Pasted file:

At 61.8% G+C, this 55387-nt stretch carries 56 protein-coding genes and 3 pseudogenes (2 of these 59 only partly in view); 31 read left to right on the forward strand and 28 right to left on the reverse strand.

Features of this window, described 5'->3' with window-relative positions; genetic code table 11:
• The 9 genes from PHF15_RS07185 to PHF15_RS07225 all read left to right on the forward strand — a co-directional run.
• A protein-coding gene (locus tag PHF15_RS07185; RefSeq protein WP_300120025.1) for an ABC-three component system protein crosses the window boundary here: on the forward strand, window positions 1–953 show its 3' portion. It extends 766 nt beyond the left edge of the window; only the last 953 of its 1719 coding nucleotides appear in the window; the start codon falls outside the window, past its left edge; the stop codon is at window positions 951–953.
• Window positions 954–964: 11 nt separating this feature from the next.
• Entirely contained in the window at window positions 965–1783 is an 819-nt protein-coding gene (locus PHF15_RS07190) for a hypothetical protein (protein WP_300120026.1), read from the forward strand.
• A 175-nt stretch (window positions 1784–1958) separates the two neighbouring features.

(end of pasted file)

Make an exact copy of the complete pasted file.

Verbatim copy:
At 61.8% G+C, this 55387-nt stretch carries 56 protein-coding genes and 3 pseudogenes (2 of these 59 only partly in view); 31 read left to right on the forward strand and 28 right to left on the reverse strand.

Features of this window, described 5'->3' with window-relative positions; genetic code table 11:
• The 9 genes from PHF15_RS07185 to PHF15_RS07225 all read left to right on the forward strand — a co-directional run.
• A protein-coding gene (locus tag PHF15_RS07185; RefSeq protein WP_300120025.1) for an ABC-three component system protein crosses the window boundary here: on the forward strand, window positions 1–953 show its 3' portion. It extends 766 nt beyond the left edge of the window; only the last 953 of its 1719 coding nucleotides appear in the window; the start codon falls outside the window, past its left edge; the stop codon is at window positions 951–953.
• Window positions 954–964: 11 nt separating this feature from the next.
• Entirely contained in the window at window positions 965–1783 is an 819-nt protein-coding gene (locus PHF15_RS07190) for a hypothetical protein (protein WP_300120026.1), read from the forward strand.
• A 175-nt stretch (window positions 1784–1958) separates the two neighbouring features.